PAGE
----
Personal Jurisdiction and In Personam Jurisdiction

Personal jurisdiction, or in personam jurisdiction, refers to the power of a court to enter a binding judgment against a person or other legal entity. A court must be able to exercise personal jurisdiction over a party in order for that party to be bound by an order of the court.

The Fourteenth Amendment grants the right to not be compelled to defend a lawsuit in a remote jurisdiction unless a party’s actions have made it fair to hale that party into court. A court’s exercise of jurisdiction over a party must “not offend traditional notions of fair play and substantial justice.” The court asks whether a party reasonably should have anticipated that his actions might result in the forum state exercising personal jurisdiction over him in order to adjudicate disputes arising from those actions. In addition, due process requires that process be served upon a party before that party can be subject to personal jurisdiction.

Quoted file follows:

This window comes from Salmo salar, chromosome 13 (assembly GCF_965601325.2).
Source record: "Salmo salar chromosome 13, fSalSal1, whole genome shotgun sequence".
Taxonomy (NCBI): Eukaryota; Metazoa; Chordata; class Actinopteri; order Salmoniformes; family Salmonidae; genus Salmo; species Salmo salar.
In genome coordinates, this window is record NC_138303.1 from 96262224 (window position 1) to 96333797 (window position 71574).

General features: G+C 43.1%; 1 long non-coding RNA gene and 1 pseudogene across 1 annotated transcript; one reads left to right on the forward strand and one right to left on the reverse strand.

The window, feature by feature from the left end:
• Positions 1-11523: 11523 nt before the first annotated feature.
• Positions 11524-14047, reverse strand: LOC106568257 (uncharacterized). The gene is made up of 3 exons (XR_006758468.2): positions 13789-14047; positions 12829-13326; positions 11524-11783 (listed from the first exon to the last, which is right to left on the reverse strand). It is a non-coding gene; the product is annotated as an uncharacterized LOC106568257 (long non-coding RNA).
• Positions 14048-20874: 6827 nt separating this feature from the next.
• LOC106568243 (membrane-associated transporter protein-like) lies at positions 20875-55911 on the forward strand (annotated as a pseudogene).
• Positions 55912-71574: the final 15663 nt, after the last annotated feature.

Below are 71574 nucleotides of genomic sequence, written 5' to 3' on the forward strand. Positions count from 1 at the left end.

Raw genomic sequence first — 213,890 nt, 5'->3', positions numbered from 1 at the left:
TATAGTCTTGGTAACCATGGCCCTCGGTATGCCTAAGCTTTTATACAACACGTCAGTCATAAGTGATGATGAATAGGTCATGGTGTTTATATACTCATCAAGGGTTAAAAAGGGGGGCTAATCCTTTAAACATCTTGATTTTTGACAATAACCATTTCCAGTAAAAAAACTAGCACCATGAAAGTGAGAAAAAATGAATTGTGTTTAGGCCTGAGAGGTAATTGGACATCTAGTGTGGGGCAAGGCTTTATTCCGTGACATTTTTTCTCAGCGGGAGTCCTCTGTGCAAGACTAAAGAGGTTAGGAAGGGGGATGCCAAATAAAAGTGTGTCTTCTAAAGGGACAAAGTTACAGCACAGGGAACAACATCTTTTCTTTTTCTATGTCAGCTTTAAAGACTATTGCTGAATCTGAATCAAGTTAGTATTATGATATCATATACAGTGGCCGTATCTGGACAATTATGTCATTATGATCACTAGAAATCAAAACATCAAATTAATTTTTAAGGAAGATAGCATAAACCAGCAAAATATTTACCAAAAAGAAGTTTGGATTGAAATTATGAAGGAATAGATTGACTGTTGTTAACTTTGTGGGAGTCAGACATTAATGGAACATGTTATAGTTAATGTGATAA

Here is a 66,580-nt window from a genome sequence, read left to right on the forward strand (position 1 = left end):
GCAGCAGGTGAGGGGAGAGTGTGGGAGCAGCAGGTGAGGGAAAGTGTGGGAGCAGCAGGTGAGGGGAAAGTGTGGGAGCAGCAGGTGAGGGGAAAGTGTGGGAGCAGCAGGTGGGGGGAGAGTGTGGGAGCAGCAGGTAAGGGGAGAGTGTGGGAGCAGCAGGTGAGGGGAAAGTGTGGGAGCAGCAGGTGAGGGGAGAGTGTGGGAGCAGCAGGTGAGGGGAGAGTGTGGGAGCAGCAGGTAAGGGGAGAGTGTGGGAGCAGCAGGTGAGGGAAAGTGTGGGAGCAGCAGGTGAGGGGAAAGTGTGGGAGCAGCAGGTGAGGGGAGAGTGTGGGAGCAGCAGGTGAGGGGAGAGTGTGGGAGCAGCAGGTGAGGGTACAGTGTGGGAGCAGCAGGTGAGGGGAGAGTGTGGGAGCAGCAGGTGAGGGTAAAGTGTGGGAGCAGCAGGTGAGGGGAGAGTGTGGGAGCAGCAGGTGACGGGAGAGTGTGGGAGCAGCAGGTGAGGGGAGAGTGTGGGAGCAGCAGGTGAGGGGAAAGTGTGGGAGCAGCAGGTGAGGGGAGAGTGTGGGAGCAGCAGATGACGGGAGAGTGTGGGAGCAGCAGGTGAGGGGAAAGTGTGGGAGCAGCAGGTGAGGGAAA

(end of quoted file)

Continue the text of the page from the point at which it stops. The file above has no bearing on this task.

The court may consider a number of factors in such a determination. Purposeful acts of the defendant need not take place within the forum state, provided that those acts create a substantial relationship with the forum state. In order for personal jurisdiction to be valid, however, the state must have a suitable long arm statute and the party must be given notice.

Minimum Contacts

Asahi Metal Industry Co. v. Superior Court: Asahi Metal was a Japanese company that manufactured a defective tire valve assembly involved in a motorcycle accident in California. The company sold valve assemblies to a Taiwanese company that used them to manufacture motorcycle tires. It did not conduct business in California or ship products there. The Court held that there was no personal jurisdiction over the company – merely knowing that a product may reach a remote jurisdiction in the stream of commerce is not enough to establish minimum contacts.